Round One of Greek Mythology

This is a picture I took at Ruby Falls in Chattanooga, TN.  The cave seemed a good fit for the goddess of earth.

I’ve been talking about the ‘story that never ends’ that has a loose base in Celtic mythology, but I also have a children’s series I’m working on that has its base in Greek mythology, at least the first few.  I have the first one completed, and I’m in the last editing phase of the second, so I’m hoping to have it available on Amazon in another week or two.  That being said, I thought I’d toss in some  of the Greek mythology that inspired the stories.


In the first book, A Walker is Born, we get a brief glimpse of the goddess Gaia.  In Greek mythology, Gaia was the earth.  She’s one of the primordial beings mentioned by Hesiod in his Theogony.  According to Hesiod, Gaia was the first being to come into existence after Chaos.  She then gave birth to the entirety of the universe.  Uranus, Ourea, and Pontus were born without a father, and Uranus was considered to be Gaia’s equal.

Gaia’s next group of children, fathered by Uranus, were the Titans.  These were the forces of nature and divine law, so to speak.  They were personifications of the workings of the  universe.  For example, Cronus was the Titan of time, so we have the idea that the earth (Gaia) gave birth to the concept of time.  Other Titans controlled the sea, divine law, motherhood, etc.  Some information and beautiful pictures can be found here.

Gaia had more children from other fathers such as the sea deities fathered by her son Pontus.  She also had more children by Uranus, including the Cyclopes.

The list of her offspring just about goes on forever, but, when each child was born, Uranus hid them within her and caused a good amount of pain (if you’ve ever born a child you can somewhat imagine).  In response to this, Gaia came up with a plan.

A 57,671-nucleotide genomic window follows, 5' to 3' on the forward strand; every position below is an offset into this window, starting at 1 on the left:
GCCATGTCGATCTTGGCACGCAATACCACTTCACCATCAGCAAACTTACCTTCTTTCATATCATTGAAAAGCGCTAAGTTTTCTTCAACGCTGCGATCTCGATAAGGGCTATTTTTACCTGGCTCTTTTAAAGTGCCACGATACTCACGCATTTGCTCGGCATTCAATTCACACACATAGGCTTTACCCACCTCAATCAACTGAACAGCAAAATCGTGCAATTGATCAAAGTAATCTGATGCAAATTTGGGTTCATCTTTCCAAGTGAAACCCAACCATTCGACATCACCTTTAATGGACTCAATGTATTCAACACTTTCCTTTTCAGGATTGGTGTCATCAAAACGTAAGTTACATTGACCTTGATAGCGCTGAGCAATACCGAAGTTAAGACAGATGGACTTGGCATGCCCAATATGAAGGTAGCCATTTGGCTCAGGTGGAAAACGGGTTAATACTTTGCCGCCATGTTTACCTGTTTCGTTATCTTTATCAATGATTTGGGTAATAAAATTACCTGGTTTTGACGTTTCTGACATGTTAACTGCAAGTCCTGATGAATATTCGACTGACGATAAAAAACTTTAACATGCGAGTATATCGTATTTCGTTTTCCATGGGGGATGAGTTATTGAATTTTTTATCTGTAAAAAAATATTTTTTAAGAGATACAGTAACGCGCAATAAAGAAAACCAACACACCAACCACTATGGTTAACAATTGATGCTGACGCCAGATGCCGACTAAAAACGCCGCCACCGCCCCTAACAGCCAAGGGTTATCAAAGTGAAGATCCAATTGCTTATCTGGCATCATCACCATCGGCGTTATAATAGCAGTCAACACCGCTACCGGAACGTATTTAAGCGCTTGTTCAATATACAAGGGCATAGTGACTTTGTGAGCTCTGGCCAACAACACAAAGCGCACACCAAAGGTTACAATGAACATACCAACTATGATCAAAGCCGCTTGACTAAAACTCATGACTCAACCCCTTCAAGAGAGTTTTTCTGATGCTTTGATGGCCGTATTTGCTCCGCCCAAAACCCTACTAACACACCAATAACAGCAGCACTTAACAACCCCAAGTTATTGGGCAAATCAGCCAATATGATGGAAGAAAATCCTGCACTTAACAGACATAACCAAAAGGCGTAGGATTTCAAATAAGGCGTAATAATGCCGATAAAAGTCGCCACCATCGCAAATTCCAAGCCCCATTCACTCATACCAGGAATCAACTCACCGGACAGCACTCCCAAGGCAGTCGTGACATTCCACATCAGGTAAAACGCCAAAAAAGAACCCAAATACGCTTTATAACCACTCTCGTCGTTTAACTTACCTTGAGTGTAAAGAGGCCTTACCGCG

Gaia created an adamantine or flint or (pick a substance – different sources list different ones) sickle (some sources say harpe, and this is the one I chose to use) and gave it to Cronus.  When Uranus approached Gaia again, Cronus rose up and castrated him.  His genitals fell into the sea and gave birth to Aphrodite, goddess of love, at least according to Hesiod.  (Ovid has her parents as two of the Olympians.  There are some things I’ve read that say Aphrodite was actually two goddesses – one of pure love and one of sexual, sensual love.  If I can ever remember which sources they are, I’ll list them.)  From Uranus’s blood, Gaia created the Erinyes, Giants, and Meliae, so, apparently, Uranus served his purpose even castrated.

With the Olympians, borne by Rhea and Cronus, Gaia seems to be all over the place.  She helped Rhea and Zeus defeat Cronus when he swallowed all of his children.  (There was a prophecy that stated he would be overthrown by one of them.)  Yet her youngest child Typhon challenged Zeus.

The ancient Greek writers had a great deal to say about the gods and Titans.  I’ve listed a few of the sources below for those who would like to read a little more on them.  My personal favorite is Hesiod, though Ovid isn’t bad.  I enjoyed comparing the two of them since their genealogies are slightly different.  I hope some of you will find the information interesting.


Best wishes!

The Theogony of Hesiod



The Titans


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